The Historical Architectural Review Board of the Borough of Columbia will meet at 7 p.m. Wednesday, Jan. 15, in council chambers of Borough Hall, 308 Locust St., Columbia. Agenda items include:
• 172 Walnut St.; James Leonard, owner. Replace an existing railing on a second-story rear side porch with a new wooden railing.
• 350 Locust St.; Cimarron Investments, owner. Remove a projecting pent roof above the ground floor of the building’s facade and east elevation. Alter the one-story wing on the building’s east elevation to construct a new two-story interior stairway.
• 155 Bridge St.; William R. Pflumm, owner. Install new two-part vinyl window sash within ten infilled window openings across the building’s south facade.
“‘Mona Lisa of Mustangs,’ | driven by Steve McQueen in ‘Bullitt,’ sells for $3.74m” – The Boston Globe
Columbia’s situation is like Lancaster’s | Take a look at what Lancaster’s Mayor, Danene Sorace, has written about in this column, “Lancaster city needs more revenue options to stay afloat.” In the column she identifies the revenue streams that fund the services the city provides for residents, visitors and business enterprises. City governance differs from borough governance, yet the revenue possibilities are quite similar.
She references the Local Tax Enabling Act which, “Empower(s) cities of the second class, cities of the second class A, cities of the third class, boroughs, towns, townships of the first class, townships of the second class, school districts of the second class, school districts of the third class and school districts of the fourth class including independent school districts, to levy, assess, collect or to provide for the levying, assessment and collection of certain taxes subject to maximum limitations for general revenue purposes; authorizing the establishment of bureaus and the appointment and compensation of officers, agencies and employes to assess and collect such taxes; providing for joint collection of certain taxes, prescribing certain definitions and other provisions for taxes levied and assessed upon earned income, providing for annual audits and for collection of delinquent taxes, and permitting and requiring penalties to be imposed and enforced, including penalties for disclosure of confidential information, providing an appeal from the ordinance or resolution levying such taxes to the court of quarter sessions and to the Supreme Court and Superior Court.”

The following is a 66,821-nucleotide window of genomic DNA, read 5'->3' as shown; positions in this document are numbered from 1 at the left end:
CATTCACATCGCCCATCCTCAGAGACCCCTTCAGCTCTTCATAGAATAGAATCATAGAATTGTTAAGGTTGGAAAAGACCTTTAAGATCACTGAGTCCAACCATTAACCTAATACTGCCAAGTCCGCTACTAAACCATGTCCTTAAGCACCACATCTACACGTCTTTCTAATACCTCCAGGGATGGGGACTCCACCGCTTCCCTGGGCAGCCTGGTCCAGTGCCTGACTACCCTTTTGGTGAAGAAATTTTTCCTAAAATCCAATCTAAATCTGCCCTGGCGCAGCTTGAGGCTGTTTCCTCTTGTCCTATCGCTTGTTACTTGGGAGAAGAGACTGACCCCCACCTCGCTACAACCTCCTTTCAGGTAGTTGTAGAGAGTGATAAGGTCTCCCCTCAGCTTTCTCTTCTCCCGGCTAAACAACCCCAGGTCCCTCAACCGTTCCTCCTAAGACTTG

Lancaster’s mayor does some great “’splaining” about what the city with its budget deficit: “To understand how the revenue-generating tools granted to us in 1965 relate to our budget today, I did a little experiment. What would it take to use these tools to address our structural deficit over the next five years?”
This is no different from what Columbia’s borough council faces as it grapples with revenue shortfalls.
From the Lancaster New Era, January 16, 1920 – the day Prohibition began in the US. Prohibition (sometimes referred to as the “Noble Experiment”) was the result of the efforts of a fringe groups — societies, “organized as part of a new Temperance movement, which attempted to dissuade people from becoming intoxicated. At first, these organizations pushed moderation, but after several decades, the movement’s focus changed to complete prohibition of alcohol consumption.”
The spoils of war!“Credit … Kiana Hayeri for The New York Times”
The cost of war in spoils | “A Growing U.S. Base Made This Afghan Town. Now It’s Dying.” – The New York Times